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The three arguments above are not evidence-based. It may feel good to involve students in everything but feelings and instincts can be misleading. And we should not prioritise our own desire to feel liberal and progressive (I am a’trad’ teacher but a political lefty, by the way) if doing so doesn’t work for our students. The thorough review carried out by Tom Bennett is clear that students need systems that are designed by (adult) professionals and implemented fairly, rigorously, consistently and as neutrally as possible. Students do not need to participate in writing the rules.
And let’s not forget, adult professoinals dedicate themselves to studying behaviour; it is not an insult to children to say that the decision-making shouldn’t be left in their hands.
But some people still don’t like the idea of ‘strict’. Imposing a policy on students still feels a bit too draconian. (Let’s not get carried away – Draco was an ancient Greek who decided petty theft and idleness should be punishable by death. Nobody is saying that any more.)
But an appropriate, strict behaviour policy, calmly enforced, might actually be the very best way to love a child, especially a vulnerable one, that we have available to us. Children who misbehave often have a huge amount of responsibility in their lives. They may be raising siblings, raising themselves, caring for a parent. The most loving thing we can do for them when they come into school is to say, “it’s ok, we’ve got this.”
We can give students a carefully designed, safe, structured universe, using all of our knowledge of behaviour so that, just this once, the students don’t have to be responsible, in any way at all, for their own safety. They literally just turn up and follow our game-plan. And everyone else follows it too.
So if a student is coping with a difficult home life, or ADHD, ASD or any number of things that just make navigating daily life that bit harder, at least they have security at school. Rules are created and enforced, appropriately, by adults. All the time, every time. Rules don’t have to be different for different classes or year groups, or suddenly change when the school cohort changes in September. That kind of structure, for themselves and for other students, is an absolute gift to a vulnerable child.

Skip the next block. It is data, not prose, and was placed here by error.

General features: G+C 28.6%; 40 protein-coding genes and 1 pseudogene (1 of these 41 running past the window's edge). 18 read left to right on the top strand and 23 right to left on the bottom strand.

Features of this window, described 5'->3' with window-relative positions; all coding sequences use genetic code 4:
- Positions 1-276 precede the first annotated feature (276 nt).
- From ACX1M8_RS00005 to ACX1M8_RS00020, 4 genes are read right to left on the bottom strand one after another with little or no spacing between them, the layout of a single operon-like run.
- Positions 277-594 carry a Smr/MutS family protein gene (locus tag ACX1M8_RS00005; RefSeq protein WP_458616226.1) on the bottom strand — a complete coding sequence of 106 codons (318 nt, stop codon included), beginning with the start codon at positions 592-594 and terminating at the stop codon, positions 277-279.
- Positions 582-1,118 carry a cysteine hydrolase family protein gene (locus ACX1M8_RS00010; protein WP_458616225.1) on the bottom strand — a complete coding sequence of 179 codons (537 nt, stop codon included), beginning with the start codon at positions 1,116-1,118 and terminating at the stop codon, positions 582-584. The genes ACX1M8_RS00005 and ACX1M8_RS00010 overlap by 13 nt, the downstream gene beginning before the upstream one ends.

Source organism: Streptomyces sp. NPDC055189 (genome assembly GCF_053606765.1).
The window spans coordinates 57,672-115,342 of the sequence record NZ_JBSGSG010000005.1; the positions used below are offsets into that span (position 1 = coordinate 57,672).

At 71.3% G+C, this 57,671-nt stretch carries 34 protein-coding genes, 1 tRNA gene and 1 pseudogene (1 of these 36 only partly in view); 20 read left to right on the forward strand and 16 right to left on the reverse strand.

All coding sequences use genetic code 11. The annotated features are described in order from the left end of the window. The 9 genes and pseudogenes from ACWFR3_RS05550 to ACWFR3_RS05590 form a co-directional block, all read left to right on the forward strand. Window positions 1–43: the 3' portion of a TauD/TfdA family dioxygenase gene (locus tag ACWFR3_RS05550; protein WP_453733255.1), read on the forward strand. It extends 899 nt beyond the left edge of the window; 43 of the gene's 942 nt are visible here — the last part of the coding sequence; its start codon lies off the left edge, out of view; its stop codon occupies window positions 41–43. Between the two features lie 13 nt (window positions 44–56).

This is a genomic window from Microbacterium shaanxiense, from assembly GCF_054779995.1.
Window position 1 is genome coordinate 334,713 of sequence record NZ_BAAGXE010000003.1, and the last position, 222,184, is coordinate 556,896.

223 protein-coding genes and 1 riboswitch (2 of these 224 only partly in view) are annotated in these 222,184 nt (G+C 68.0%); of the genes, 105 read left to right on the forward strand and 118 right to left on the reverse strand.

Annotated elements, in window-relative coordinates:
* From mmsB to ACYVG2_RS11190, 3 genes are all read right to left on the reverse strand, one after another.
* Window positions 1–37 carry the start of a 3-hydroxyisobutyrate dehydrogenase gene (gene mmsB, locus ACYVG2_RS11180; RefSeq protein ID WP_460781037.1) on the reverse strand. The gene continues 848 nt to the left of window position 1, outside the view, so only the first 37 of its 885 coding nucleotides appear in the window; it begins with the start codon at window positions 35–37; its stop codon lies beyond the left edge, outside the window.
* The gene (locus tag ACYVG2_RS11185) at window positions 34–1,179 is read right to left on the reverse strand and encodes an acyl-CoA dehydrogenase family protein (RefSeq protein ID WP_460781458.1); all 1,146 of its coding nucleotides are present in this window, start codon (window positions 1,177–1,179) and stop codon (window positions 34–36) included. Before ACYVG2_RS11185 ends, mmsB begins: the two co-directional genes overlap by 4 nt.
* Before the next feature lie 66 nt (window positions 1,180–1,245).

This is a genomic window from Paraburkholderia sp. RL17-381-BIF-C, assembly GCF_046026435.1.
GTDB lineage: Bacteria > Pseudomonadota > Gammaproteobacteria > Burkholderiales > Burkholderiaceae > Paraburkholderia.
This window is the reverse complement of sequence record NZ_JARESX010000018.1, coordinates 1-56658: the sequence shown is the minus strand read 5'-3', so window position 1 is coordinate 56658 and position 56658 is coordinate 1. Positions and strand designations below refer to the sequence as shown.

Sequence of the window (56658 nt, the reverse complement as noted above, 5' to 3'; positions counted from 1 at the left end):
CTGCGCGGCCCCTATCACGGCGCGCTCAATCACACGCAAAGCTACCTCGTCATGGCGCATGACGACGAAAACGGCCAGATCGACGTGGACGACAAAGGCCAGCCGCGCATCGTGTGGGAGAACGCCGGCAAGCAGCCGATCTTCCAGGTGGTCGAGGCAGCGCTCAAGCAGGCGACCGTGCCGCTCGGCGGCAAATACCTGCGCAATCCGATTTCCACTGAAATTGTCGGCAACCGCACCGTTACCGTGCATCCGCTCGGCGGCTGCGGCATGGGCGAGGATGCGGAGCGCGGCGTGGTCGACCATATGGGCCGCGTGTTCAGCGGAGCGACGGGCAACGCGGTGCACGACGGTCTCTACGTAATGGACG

On top of this, we can explicitly model brilliant ways of behaving and allow students to practise them. Behaving is about carrying oneself in a particular way; manners are cultural and contextual so they have to be modelled and practised and learned. We can show students how to challenge someone else’s opinion, how to ask for something they need, how to move along a corridor. We can then simply call them out for it when they don’t behave appropriately.
None of this is oppressive. These high expectations send a clear message that we trust that deep down each student is brilliant, and we’re not going to let them disappoint themselves no matter how hard they may sometimes try. We’re going to guide them, with trust, support, honesty and knowledge to becoming the great people we insist they will become.
13th October 13, 2018